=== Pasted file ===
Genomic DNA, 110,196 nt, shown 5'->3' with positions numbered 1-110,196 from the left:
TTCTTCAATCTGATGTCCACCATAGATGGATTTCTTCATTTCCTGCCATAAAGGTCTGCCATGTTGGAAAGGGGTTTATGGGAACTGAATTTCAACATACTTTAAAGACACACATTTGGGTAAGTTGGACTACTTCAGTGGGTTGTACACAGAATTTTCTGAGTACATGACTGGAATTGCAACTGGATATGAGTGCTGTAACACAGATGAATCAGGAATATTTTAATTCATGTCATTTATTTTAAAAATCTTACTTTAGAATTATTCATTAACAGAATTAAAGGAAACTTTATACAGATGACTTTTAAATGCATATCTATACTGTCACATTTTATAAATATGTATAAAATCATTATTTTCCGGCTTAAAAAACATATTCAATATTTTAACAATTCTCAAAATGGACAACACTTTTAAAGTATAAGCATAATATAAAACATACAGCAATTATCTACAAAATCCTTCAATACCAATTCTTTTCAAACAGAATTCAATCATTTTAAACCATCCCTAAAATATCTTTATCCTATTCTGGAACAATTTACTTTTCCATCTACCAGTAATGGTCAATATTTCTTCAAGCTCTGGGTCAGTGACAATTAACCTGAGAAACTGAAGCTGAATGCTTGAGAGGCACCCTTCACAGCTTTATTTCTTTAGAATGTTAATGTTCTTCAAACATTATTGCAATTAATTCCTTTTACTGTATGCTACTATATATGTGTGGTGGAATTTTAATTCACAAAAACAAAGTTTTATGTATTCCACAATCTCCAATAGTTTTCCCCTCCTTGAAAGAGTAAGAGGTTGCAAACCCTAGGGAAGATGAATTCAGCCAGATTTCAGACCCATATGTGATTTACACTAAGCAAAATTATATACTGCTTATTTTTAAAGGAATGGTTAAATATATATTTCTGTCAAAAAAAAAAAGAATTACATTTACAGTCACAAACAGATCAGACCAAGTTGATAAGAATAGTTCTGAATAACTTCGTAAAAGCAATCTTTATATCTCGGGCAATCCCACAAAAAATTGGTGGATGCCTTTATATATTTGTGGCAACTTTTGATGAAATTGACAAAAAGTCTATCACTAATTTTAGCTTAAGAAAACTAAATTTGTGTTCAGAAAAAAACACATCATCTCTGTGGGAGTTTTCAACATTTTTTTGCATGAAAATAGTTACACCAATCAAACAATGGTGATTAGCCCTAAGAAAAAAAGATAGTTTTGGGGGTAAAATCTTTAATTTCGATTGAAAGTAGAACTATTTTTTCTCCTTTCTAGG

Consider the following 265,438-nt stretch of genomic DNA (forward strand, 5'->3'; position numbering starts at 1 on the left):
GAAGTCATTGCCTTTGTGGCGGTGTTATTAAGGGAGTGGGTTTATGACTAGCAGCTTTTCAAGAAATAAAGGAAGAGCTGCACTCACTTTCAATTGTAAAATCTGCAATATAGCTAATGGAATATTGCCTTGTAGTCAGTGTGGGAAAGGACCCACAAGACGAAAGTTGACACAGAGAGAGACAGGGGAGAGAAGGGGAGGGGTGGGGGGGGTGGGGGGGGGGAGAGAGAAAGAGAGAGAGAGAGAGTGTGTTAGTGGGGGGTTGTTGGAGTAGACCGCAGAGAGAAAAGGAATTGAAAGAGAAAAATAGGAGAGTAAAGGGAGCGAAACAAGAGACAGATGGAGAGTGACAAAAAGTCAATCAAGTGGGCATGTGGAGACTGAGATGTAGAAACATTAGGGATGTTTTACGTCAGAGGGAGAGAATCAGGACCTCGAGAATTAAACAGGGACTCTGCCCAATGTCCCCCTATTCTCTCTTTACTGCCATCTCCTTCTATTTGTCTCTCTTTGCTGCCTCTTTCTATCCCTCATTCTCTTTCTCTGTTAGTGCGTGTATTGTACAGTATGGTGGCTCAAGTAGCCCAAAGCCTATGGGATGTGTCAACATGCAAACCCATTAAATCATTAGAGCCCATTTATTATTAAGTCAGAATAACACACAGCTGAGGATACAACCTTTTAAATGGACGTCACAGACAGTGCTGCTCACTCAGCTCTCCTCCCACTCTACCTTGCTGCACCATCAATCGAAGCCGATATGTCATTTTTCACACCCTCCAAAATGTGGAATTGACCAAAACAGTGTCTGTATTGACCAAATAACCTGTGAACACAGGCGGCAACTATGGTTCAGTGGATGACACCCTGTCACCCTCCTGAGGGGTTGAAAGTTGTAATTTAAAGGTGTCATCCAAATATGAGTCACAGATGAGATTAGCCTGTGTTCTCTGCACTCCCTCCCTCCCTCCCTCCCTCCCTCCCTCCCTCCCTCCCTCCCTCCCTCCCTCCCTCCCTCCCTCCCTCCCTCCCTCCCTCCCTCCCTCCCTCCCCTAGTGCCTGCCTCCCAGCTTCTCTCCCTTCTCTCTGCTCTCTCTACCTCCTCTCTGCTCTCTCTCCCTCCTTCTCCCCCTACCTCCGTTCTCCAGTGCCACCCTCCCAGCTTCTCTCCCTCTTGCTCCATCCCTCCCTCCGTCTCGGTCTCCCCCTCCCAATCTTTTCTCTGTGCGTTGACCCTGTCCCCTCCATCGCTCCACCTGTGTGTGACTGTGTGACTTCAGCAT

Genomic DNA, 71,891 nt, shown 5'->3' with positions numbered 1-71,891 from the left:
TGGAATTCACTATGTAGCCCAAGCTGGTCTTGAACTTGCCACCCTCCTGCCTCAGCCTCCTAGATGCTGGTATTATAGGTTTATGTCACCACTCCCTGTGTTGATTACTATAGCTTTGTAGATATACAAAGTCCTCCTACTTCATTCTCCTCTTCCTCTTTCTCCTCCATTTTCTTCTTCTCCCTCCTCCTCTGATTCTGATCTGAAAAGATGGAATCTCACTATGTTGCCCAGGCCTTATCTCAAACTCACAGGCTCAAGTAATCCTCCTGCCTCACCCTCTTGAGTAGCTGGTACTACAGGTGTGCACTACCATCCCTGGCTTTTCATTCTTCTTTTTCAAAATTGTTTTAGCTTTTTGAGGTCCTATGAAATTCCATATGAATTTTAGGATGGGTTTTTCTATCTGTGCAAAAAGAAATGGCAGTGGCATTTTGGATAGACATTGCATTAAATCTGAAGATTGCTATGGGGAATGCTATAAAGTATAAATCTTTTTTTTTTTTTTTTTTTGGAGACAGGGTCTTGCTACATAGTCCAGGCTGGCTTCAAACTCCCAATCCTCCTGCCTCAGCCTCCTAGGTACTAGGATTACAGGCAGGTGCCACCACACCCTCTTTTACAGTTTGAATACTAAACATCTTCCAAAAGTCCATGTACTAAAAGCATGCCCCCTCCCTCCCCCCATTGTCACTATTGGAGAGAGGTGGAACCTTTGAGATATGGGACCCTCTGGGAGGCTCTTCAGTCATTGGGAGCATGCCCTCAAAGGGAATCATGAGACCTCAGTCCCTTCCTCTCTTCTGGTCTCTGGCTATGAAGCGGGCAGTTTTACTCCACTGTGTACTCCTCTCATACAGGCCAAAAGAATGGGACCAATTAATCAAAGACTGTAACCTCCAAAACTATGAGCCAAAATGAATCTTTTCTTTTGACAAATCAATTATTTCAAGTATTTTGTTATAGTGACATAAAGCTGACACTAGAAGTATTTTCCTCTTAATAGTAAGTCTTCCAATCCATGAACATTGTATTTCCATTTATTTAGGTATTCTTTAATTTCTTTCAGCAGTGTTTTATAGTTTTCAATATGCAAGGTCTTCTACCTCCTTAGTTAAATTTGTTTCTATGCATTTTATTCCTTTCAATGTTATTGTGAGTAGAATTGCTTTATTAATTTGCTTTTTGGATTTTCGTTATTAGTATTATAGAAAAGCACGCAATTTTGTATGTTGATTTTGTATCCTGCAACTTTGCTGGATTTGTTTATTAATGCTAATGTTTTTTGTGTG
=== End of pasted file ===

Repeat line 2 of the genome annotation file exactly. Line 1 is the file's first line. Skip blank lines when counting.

TTCTTCAATCTGATGTCCACCATAGATGGATTTCTTCATTTCCTGCCATAAAGGTCTGCCATGTTGGAAAGGGGTTTATGGGAACTGAATTTCAACATACTTTAAAGACACACATTTGGGTAAGTTGGACTACTTCAGTGGGTTGTACACAGAATTTTCTGAGTACATGACTGGAATTGCAACTGGATATGAGTGCTGTAACACAGATGAATCAGGAATATTTTAATTCATGTCATTTATTTTAAAAATCTTACTTTAGAATTATTCATTAACAGAATTAAAGGAAACTTTATACAGATGACTTTTAAATGCATATCTATACTGTCACATTTTATAAATATGTATAAAATCATTATTTTCCGGCTTAAAAAACATATTCAATATTTTAACAATTCTCAAAATGGACAACACTTTTAAAGTATAAGCATAATATAAAACATACAGCAATTATCTACAAAATCCTTCAATACCAATTCTTTTCAAACAGAATTCAATCATTTTAAACCATCCCTAAAATATCTTTATCCTATTCTGGAACAATTTACTTTTCCATCTACCAGTAATGGTCAATATTTCTTCAAGCTCTGGGTCAGTGACAATTAACCTGAGAAACTGAAGCTGAATGCTTGAGAGGCACCCTTCACAGCTTTATTTCTTTAGAATGTTAATGTTCTTCAAACATTATTGCAATTAATTCCTTTTACTGTATGCTACTATATATGTGTGGTGGAATTTTAATTCACAAAAACAAAGTTTTATGTATTCCACAATCTCCAATAGTTTTCCCCTCCTTGAAAGAGTAAGAGGTTGCAAACCCTAGGGAAGATGAATTCAGCCAGATTTCAGACCCATATGTGATTTACACTAAGCAAAATTATATACTGCTTATTTTTAAAGGAATGGTTAAATATATATTTCTGTCAAAAAAAAAAAGAATTACATTTACAGTCACAAACAGATCAGACCAAGTTGATAAGAATAGTTCTGAATAACTTCGTAAAAGCAATCTTTATATCTCGGGCAATCCCACAAAAAATTGGTGGATGCCTTTATATATTTGTGGCAACTTTTGATGAAATTGACAAAAAGTCTATCACTAATTTTAGCTTAAGAAAACTAAATTTGTGTTCAGAAAAAAACACATCATCTCTGTGGGAGTTTTCAACATTTTTTTGCATGAAAATAGTTACACCAATCAAACAATGGTGATTAGCCCTAAGAAAAAAAGATAGTTTTGGGGGTAAAATCTTTAATTTCGATTGAAAGTAGAACTATTTTTTCTCCTTTCTAGG